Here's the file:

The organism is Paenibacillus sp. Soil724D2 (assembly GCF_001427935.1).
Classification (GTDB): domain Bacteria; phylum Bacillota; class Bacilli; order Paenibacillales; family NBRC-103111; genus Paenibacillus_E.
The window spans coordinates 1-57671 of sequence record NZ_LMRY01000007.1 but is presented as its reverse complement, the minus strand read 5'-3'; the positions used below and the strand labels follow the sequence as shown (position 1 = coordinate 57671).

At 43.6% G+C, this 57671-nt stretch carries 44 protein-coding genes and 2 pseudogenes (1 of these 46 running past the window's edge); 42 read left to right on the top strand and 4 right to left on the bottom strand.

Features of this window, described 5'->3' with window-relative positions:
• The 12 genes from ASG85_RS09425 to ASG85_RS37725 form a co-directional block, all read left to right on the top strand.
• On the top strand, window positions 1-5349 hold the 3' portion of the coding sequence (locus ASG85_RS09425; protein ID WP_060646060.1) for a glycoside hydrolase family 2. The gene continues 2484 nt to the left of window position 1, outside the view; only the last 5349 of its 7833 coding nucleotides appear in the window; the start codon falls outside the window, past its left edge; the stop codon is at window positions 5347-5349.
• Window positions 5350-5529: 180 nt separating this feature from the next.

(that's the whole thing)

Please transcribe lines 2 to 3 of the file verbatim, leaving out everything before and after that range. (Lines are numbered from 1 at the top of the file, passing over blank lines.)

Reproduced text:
Classification (GTDB): domain Bacteria; phylum Bacillota; class Bacilli; order Paenibacillales; family NBRC-103111; genus Paenibacillus_E.
The window spans coordinates 1-57671 of sequence record NZ_LMRY01000007.1 but is presented as its reverse complement, the minus strand read 5'-3'; the positions used below and the strand labels follow the sequence as shown (position 1 = coordinate 57671).